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precluded from resorting to the Courts for the determination of any question relating to compensation. It would appear that the real reason is the former. Consequently, the provisions of Section 16 ousting the jurisdiction of the Courts in matters of compensation for expropriated land have not been challenged in the Courts. So, the situation we have is that Section 18 of the Constitution guarantees protection of the laws and requires that every person be accorded a fair hearing within a reasonable time by an impartial and independent tribunal in the determination of his civil rights. This protection of the law through the law courts does not, however, apply to compensation for expropriated designated rural land.
THE LAND ACQUISITION ACT.
The 1990 amendments to the Constitution made it possible to pass the Land Acquisition Act Cap.20/10, passed in 1992. Expropriation of land is governed by this Act. The Land Acquisition Act is in line with Section 16 of the Constitution in that acquisition of land may be done only for a public purpose. Section 3 of the Land Acquisition Act reproduces Section 16 (1) (a) (I) of the Constitution.
The Act provides for two different procedures for the compulsory acquisition of land. In the first place, there is what may be termed a simple and straightforward acquisition. Then, there is expropriation preceded by designation. The simple and straightforward process of expropriation applies to any land, rural or urban. Designation applies to rural land only.
Where land is being acquired without being first designated, the acquiring authority publishes, in the Government Gazette, a preliminary notice of intention to acquire the land in question. The preliminary notice must, among other things, specify the purpose for which the land is acquired. The owner of the land thus gazetted has two courses of action open to them. One may decide to contest the acquisition itself, or accept the compulsory acquisition and claim compensation therefore. Where a person objects to the proposed compulsory acquisition of their land, they must lodge an objection with the acquiring authority within thirty days of the notice appearing in the gazette. Government may, however, the objection notwithstanding, go ahead and acquire the land. However, once an objection has been lodged, Government must apply to the Administrative Court for an order, by the Administrative court, authorizing the intended acquisition, or, where the acquisition has already taken place, confirming such acquisition. Where the Administrative Court is satisfied with the validity of the objection, it may refuse to authorize the proposed acquisition, and, order Government to withdraw the preliminary notice. Where the land had already been acquired, the Administrative Court may order that the land be returned to the expropriatee. Unless otherwise withdrawn, a preliminary notice remains in force for one year from the date of publication thereof in the Gazette. For as long as the preliminary notice remains in force, the owner of the land in question may not do the following without the permission of the acquiring authority:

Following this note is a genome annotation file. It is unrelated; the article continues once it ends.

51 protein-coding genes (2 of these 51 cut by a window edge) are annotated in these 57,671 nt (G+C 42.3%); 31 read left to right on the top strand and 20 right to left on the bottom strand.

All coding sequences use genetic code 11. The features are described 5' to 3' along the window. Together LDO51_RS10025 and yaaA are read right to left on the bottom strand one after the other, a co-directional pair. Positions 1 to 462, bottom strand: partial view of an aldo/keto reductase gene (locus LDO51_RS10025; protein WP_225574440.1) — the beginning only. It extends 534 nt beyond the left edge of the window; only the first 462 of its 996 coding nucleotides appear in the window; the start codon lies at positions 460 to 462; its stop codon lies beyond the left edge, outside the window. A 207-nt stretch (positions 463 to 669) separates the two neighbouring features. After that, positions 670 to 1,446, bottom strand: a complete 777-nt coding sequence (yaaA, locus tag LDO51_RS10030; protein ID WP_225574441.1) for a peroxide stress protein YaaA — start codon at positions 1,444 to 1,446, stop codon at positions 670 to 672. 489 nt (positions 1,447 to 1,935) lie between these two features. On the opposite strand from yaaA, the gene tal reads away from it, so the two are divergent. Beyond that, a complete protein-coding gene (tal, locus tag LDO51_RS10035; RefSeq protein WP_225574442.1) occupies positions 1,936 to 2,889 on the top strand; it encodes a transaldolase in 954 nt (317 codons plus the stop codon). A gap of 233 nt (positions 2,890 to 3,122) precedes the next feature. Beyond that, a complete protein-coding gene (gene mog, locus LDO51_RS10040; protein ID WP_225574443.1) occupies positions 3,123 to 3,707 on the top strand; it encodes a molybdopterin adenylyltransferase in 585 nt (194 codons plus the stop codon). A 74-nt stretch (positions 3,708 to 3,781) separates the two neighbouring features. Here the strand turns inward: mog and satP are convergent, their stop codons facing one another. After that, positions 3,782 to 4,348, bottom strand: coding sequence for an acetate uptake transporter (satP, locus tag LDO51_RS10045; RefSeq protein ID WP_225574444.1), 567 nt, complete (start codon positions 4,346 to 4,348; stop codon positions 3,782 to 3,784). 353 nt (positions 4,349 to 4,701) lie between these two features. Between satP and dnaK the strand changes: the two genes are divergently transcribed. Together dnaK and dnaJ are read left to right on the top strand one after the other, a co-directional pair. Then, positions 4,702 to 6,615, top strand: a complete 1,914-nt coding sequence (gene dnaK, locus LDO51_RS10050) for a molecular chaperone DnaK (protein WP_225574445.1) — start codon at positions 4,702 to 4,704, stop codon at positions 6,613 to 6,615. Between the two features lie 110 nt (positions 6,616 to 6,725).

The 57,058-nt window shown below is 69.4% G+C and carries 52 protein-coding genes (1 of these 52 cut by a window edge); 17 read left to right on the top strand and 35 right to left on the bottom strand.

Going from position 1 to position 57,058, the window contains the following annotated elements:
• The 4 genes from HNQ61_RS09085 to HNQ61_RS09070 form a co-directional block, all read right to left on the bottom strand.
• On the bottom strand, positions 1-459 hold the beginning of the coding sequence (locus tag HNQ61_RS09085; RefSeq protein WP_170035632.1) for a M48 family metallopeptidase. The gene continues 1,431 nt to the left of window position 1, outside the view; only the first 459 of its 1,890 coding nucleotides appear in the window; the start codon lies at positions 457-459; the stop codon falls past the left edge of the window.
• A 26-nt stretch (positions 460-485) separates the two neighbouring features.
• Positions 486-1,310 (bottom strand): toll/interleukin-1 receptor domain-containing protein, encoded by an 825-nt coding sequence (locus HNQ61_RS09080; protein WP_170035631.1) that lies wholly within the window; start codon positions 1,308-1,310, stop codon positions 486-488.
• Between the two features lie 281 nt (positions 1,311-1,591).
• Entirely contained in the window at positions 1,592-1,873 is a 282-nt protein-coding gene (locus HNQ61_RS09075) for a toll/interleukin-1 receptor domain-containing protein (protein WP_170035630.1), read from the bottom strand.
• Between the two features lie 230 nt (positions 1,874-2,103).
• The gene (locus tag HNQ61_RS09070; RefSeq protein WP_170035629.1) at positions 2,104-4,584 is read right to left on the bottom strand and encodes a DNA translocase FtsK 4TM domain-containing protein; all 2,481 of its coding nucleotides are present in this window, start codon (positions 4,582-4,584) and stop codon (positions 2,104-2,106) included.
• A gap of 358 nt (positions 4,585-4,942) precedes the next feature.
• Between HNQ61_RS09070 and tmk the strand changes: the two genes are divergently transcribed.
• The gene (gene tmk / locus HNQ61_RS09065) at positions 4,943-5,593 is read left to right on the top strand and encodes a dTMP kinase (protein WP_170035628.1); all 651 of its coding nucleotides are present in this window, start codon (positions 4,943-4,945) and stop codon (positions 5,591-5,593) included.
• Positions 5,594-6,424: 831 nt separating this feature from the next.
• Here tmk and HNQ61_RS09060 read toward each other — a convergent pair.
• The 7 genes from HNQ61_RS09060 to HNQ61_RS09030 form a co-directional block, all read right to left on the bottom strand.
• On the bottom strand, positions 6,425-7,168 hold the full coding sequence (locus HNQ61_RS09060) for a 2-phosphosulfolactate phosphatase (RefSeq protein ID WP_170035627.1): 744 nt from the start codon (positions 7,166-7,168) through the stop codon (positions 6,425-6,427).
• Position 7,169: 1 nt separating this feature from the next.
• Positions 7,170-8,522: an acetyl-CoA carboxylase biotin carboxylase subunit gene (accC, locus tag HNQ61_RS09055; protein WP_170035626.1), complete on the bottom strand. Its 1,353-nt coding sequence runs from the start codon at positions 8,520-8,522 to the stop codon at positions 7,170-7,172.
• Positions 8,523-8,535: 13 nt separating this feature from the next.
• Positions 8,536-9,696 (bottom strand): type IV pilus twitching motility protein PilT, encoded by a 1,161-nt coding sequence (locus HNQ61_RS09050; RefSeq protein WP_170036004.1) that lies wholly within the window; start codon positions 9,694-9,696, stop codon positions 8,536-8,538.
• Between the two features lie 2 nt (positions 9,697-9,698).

Further, the acquiring authority may prohibit any other activity that he may specify. Significantly, the preliminary notice does not preclude a farmer from mortgaging the land. The reason is quite simple. When land is being compulsorily acquired, Governments title overrides the interests of any bondholders. It is, therefore, up to the lender to decide whether a
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mortgage bond over land that has been gazetted is a security one can bank on. In the event of an acquisition, the lender too would be entitled to fair compensation - whatever that may mean.
One may decide not to contest the acquisition but just claim compensation. The claim for compensation must be submitted within sixty days of the gazetting of the preliminary notice. Of course, one is entitled to compensation whether ones land is acquired without an objection, or, after an unsuccessful objection. The standard of compensation is the same.
DESIGNATION OF RURAL LAND.
The heading designation of rural land" is tautologous as only rural land may be designated. Any designation is, necessarily, of rural land. The Minister may at any time designate any area or piece of rural land as land that will be acquired in terms of this Act. Designation is not a notice of an intention immediately to acquire. The designation is of land that Government intends to acquire, either immediately, or at some future point in time. Indeed, the notice of designation may indicate the period within which it is intended to acquire the land, which period could be for up to ten years. Any owner of designated rural land or holder of a registered real right in designated rural land who objects to the designation of that land may make written representations to the Minister setting out the reasons for his/her objection. After considering the objection, the Minister may, in his/her absolute discretion, decide whether to amend or revoke the designation. The decision by The Minister is final. The owner of designated land may not sell or lease it without the written permission of the Minister. If one applies for permission, and the permission is refused, one may demand that the land be acquired immediately.